Sometimes the families in our community would get together for a potluck. I remember multiple instances of all the girls running away from me. I couldn’t find them anywhere. I remember sitting on the stairs in that big house all by myself more than once.
I had a deep longing to have friends and belong to something. I wanted friends so badly that I physically ached for that connection. I wept into my pillow at night. I felt sick. When I cried to my mom about it, she was empathetic, but she didn’t know how to help me.
That feeling of lonely rejection grew and became an expanded identity throughout my life until I really learned to accept myself, but now I’m getting ahead of the story.
If You Don’t Like What I Wear, You Don’t Like Me
When I was about eight years old, my mom made me a gray jumper, (a sleeveless dress worn with a shirt beneath it) with a micro salt and pepper print.
I was so excited to show Regina, my cousin and best friend, my new outfit. I remember the distinct crushing feeling that I felt when she turned away unimpressed. She didn’t like it. She didn’t like me, I thought. I didn’t know it then, but she was actually just sad and jealous because she wasn’t allowed to wear jumpers at that time. (You can read more of her story here.)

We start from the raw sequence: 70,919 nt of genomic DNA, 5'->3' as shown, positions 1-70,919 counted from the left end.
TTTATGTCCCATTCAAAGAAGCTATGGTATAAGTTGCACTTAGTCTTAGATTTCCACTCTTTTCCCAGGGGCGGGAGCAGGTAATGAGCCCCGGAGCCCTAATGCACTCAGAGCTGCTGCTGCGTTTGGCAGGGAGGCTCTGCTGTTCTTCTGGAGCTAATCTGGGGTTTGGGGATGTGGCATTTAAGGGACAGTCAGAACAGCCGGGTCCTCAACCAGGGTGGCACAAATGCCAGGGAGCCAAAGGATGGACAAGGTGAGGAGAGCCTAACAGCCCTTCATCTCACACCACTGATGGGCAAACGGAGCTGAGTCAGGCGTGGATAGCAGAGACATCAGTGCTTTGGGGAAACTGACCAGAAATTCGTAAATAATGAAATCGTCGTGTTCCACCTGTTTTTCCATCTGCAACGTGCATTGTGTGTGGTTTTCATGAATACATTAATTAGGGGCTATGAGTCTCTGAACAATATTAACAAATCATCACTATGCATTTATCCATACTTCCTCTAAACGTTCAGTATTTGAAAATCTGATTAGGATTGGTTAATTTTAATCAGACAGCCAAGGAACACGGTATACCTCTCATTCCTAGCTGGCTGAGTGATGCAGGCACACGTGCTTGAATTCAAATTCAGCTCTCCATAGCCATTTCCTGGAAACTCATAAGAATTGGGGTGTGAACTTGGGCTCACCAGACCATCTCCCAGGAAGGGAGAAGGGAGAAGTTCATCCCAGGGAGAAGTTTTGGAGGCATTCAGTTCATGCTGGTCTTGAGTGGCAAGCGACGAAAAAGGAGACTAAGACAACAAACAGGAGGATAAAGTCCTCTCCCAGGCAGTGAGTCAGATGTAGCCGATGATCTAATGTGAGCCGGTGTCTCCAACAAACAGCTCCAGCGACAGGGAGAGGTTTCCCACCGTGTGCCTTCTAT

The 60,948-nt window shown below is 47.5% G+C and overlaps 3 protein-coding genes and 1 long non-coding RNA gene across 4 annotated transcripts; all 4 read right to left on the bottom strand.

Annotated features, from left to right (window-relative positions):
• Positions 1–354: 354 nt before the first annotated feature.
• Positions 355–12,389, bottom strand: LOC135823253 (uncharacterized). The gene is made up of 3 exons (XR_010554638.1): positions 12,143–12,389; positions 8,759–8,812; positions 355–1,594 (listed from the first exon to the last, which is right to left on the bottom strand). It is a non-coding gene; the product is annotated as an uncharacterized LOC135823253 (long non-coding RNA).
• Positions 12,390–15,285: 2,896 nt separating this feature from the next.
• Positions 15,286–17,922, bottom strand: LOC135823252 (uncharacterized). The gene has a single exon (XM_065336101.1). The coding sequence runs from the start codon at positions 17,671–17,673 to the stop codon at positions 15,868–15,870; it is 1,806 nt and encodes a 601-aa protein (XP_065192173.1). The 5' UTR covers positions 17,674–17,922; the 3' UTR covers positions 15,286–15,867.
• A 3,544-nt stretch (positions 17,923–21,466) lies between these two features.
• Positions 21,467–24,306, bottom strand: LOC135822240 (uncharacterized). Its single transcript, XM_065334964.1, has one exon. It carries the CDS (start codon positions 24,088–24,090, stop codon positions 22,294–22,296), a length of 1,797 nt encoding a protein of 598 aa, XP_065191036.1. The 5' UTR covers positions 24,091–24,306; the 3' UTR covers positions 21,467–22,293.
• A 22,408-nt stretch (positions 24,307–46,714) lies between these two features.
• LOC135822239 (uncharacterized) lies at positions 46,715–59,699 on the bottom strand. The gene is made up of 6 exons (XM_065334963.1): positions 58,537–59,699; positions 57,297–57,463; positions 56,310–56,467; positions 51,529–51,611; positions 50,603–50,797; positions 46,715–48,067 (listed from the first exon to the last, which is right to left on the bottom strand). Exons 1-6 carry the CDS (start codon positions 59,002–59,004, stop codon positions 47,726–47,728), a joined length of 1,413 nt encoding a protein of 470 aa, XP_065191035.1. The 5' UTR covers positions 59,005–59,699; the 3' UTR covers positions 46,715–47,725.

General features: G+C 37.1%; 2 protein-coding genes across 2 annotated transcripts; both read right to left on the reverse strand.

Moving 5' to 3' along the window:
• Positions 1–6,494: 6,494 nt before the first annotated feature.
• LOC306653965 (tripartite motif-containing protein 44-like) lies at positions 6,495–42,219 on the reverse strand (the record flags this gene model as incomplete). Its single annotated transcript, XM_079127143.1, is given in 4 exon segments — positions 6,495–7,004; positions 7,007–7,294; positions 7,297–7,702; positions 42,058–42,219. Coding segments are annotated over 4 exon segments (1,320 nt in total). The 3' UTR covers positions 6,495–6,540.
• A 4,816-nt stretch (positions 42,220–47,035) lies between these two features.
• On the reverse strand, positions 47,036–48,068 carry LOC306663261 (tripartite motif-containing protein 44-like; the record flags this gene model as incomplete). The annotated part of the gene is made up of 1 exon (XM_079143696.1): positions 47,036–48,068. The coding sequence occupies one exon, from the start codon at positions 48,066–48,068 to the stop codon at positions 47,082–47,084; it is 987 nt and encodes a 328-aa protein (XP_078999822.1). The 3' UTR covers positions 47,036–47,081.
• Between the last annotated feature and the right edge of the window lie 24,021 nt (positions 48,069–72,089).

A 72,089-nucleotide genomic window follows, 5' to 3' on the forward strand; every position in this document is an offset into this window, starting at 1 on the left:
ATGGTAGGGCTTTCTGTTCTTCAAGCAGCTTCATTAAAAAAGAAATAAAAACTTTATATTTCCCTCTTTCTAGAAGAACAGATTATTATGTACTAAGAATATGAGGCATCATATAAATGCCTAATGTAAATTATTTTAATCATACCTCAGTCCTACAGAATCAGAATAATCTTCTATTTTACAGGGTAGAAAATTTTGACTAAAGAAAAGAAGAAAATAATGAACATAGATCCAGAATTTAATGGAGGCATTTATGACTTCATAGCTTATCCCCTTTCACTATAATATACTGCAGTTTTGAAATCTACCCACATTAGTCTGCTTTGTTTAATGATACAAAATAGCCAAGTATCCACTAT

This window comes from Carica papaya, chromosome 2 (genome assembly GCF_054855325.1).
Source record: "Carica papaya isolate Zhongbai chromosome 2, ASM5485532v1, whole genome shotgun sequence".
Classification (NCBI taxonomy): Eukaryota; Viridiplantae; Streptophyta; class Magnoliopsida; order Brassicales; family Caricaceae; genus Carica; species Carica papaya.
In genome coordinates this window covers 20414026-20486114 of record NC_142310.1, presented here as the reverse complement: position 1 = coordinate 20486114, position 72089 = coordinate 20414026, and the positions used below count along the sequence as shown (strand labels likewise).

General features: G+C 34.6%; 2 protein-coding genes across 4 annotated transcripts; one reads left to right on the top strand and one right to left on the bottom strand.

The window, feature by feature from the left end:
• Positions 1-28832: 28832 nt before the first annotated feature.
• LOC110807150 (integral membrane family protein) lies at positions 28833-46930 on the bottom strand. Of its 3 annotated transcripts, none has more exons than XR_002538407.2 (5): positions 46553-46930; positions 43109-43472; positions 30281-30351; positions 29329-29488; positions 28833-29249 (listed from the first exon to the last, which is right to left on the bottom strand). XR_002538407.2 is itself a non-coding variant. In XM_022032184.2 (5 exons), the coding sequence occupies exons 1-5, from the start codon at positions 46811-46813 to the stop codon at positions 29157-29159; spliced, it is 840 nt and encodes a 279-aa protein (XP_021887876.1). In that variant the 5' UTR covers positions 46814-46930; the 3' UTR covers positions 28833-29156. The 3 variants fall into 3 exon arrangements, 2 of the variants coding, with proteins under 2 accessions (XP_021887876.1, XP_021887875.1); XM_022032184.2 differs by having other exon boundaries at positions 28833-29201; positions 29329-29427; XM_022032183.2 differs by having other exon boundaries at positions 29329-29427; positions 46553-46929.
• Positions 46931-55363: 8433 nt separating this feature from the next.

Then I found the perfect shoes. They were white with a light pink bow on them. One day a girl from church commented on how pretty they looked. My little heart flew straight up to float on cloud nine. I felt accepted. From then on, those shoes were my lucky shoes. I wore them until my feet grew out of them and then I kept wearing them, even though I got blisters on my feet.
My family moved from place to place. It constantly kept me searching for new friends as my family kept starting over. Somewhere along the way, I began to understand that my style had something to do with being accepted by those around me.
Fitting in at Mennonite Bible School